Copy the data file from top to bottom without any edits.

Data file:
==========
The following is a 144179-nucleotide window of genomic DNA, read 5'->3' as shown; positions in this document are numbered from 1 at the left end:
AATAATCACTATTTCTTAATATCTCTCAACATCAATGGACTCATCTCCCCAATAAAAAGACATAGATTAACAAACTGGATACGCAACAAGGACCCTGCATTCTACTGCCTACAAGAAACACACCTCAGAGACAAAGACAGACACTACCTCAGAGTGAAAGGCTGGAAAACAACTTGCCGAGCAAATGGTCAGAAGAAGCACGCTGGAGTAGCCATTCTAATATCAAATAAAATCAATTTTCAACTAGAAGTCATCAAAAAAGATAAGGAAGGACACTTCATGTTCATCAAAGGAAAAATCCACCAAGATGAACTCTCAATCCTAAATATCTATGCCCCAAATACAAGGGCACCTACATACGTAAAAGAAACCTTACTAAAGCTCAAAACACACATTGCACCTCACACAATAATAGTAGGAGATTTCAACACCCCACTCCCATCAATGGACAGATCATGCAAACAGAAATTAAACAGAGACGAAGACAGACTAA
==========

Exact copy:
The following is a 144179-nucleotide window of genomic DNA, read 5'->3' as shown; positions in this document are numbered from 1 at the left end:
AATAATCACTATTTCTTAATATCTCTCAACATCAATGGACTCATCTCCCCAATAAAAAGACATAGATTAACAAACTGGATACGCAACAAGGACCCTGCATTCTACTGCCTACAAGAAACACACCTCAGAGACAAAGACAGACACTACCTCAGAGTGAAAGGCTGGAAAACAACTTGCCGAGCAAATGGTCAGAAGAAGCACGCTGGAGTAGCCATTCTAATATCAAATAAAATCAATTTTCAACTAGAAGTCATCAAAAAAGATAAGGAAGGACACTTCATGTTCATCAAAGGAAAAATCCACCAAGATGAACTCTCAATCCTAAATATCTATGCCCCAAATACAAGGGCACCTACATACGTAAAAGAAACCTTACTAAAGCTCAAAACACACATTGCACCTCACACAATAATAGTAGGAGATTTCAACACCCCACTCCCATCAATGGACAGATCATGCAAACAGAAATTAAACAGAGACGAAGACAGACTAA